It seems like so long ago that Rick Perry was booked at the Travis County Courthouse for two felony charges in August, smirking at the camera during his infamous mugshot. So when does this guy go to trial already?
That all depends on whether his defense team can get his case thrown out, which they have attempted on multiple grounds. Most recently, the defense tried to get the case thrown out on a technicality, saying the special prosecutor wasn’t properly sworn in because of some paperwork issues. But on Tuesday of this week the judge ruled that the prosecutor’s authority was not undermined by procedural irregularities, allowing the trial to go on.
Perry’s legal team is now trying to get the case dismissed on constitutional grounds, saying the indictment violates the governor’s right to free speech, undermines the separation of powers doctrine and relies on overly broad, unconstitutional and vague laws. A group of pro-Perry legal “experts” also published a brief claiming his threat is protected by the First Amendment, which says that if Perry is convicted, “the chilling effect on political discourse could be disastrous.” And even if he merely stands trial, “then the damage has already been done — even if he is ultimately acquitted.” According to the authors, the fact that we are even considering holding Perry accountable will stifle free speech everywhere. There has not yet been a ruling on whether the case should be thrown out on constitutional grounds, which is what needs to be resolved next before Perry can stand trial.
Perry picked up his two felony charges – abuse of official power and coercion of a public servant – because he threatened to veto millions of dollars in appropriations for Travis County District Attorney Rosemary Lehmberg’s office (the state’s public integrity unit) after she refused to heed his demands that she resign after a DWI conviction. He then followed through on his veto, and while a veto itself is not an abuse of power, threatening an official is.
As of a couple months ago, Rick Perry didn’t even really understand his charges, saying, “I’m not a lawyer, so I don’t really understand the details here.” Nonetheless, he would totally be open to a repeat. “I stand behind my authority and I would do it again,” he said earlier this month. “I stand behind that veto, and I would make that veto again.”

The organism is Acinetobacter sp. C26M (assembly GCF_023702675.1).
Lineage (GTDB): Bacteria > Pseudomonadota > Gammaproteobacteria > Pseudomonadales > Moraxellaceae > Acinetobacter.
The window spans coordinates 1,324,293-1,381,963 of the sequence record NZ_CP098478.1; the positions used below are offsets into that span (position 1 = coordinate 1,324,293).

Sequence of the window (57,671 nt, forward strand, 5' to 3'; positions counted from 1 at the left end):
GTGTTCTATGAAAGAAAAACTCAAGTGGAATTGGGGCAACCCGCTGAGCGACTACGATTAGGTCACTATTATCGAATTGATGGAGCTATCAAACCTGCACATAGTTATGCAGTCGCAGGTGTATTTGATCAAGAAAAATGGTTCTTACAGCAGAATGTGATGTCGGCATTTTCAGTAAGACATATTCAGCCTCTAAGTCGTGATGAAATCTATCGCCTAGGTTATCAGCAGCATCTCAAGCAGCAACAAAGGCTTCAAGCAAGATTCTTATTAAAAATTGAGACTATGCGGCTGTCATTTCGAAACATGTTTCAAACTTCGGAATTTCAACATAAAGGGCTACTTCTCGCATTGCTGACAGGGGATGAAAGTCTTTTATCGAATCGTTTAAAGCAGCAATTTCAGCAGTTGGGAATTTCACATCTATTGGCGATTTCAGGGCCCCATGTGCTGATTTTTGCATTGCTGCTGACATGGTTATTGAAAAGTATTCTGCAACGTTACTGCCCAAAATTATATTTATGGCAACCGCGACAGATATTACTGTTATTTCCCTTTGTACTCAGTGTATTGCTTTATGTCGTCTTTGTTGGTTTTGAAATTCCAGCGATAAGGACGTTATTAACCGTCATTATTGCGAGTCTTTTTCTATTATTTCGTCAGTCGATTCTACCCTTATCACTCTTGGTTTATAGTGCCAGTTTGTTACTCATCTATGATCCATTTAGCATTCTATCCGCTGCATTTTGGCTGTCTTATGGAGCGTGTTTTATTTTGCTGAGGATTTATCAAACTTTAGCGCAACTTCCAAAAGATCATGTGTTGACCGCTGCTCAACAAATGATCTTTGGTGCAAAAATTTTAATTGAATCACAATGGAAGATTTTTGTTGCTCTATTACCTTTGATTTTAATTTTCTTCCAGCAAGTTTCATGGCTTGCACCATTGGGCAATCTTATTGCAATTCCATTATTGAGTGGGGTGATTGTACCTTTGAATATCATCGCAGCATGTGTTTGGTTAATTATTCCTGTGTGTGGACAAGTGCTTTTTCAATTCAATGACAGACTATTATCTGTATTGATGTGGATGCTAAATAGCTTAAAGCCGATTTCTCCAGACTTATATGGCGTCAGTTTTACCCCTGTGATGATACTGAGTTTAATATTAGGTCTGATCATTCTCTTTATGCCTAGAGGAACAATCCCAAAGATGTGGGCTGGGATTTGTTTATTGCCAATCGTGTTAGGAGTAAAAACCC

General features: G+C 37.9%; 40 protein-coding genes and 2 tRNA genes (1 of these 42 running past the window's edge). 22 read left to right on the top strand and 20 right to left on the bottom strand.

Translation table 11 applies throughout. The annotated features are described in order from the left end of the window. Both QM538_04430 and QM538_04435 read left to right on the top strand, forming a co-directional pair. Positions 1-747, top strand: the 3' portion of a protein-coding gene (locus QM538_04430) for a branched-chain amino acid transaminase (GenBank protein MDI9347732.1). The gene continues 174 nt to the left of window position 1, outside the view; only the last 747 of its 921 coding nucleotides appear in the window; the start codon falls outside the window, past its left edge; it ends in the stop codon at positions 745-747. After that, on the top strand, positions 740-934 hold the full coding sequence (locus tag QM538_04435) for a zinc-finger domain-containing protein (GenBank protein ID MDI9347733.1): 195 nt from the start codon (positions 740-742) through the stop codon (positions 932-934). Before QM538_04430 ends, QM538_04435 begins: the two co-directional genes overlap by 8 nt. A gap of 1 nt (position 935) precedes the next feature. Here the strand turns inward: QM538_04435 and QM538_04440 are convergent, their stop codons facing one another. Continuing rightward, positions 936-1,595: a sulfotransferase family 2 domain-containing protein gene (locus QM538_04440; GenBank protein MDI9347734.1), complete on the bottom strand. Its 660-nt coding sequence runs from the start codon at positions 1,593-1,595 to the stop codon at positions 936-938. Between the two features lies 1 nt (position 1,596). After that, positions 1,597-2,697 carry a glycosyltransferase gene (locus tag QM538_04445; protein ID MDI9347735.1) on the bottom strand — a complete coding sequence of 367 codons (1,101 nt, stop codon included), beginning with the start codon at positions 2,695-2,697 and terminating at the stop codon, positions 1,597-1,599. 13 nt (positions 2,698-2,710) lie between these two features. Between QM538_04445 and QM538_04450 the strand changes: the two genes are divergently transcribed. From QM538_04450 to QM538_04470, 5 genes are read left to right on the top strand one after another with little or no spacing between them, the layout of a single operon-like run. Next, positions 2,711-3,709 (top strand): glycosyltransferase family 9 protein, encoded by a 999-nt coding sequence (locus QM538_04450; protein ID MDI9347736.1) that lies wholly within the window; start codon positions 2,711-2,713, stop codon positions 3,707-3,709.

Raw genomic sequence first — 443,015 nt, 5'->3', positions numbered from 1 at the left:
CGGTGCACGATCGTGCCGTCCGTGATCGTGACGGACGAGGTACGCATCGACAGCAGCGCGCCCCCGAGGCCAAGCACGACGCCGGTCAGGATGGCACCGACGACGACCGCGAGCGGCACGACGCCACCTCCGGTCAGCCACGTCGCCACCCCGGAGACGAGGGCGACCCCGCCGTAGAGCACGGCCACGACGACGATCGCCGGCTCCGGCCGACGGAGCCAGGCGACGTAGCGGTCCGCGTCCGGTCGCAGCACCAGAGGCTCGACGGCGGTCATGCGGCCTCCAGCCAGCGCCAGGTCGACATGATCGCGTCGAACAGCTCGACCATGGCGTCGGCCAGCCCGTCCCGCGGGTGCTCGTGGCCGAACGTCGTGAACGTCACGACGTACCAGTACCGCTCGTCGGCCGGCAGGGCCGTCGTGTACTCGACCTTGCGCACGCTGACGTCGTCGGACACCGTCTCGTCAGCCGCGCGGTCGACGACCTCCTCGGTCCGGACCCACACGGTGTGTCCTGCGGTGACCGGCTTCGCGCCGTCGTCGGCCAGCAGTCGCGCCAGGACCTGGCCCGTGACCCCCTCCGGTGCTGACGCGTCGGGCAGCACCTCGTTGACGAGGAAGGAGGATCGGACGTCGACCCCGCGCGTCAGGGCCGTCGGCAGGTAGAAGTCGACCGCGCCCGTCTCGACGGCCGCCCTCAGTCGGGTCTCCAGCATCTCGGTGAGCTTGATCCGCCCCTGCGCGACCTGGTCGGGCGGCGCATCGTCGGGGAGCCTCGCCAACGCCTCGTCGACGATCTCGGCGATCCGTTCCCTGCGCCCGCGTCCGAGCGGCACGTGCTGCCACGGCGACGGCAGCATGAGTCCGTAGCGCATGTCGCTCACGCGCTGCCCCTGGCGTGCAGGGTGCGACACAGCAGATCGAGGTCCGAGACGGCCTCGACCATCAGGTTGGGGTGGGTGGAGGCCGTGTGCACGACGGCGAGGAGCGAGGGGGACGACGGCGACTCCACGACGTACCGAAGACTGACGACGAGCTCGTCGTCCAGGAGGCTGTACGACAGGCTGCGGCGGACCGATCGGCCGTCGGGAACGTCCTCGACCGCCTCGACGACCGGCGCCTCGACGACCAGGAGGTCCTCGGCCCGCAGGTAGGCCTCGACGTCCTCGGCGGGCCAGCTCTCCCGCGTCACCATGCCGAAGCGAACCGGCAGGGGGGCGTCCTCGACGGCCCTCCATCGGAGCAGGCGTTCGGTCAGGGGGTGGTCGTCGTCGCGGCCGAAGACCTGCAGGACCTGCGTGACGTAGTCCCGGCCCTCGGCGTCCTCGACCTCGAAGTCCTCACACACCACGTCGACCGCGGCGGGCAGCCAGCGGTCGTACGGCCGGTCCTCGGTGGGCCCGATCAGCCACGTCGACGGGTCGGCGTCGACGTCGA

As part of his general approach of not taking the charges seriously, Perry was in Europe for one of his pretrial hearings in September. He also requested blanket permission to skip all of the other pretrial hearings, but the judge denied it. The prosecutor has argued that Perry is giving the impression that “his position is too important to be wasted on the normal court process.” Indeed.
For now, Perry’s approach is to blow off the court proceedings while his legal team tries to get his case dismissed before he ever has to stand trial. But the arguments they’ve offered are probably not strong enough to prevent the case from moving ahead. “The defendant argues he did not break the law. The state alleges he did. This is precisely why the justice system exists: to resolve these types of disputes,” the prosecutor told the judge. “[The defense’s] argument is simply one of many attempts to raise every conceivable issue — even those that are unlikely to succeed.”
So Perry may well find himself flying between court and the 2016 campaign trail over the comings months. But luckily for him, he’s “able to multitask pretty good.”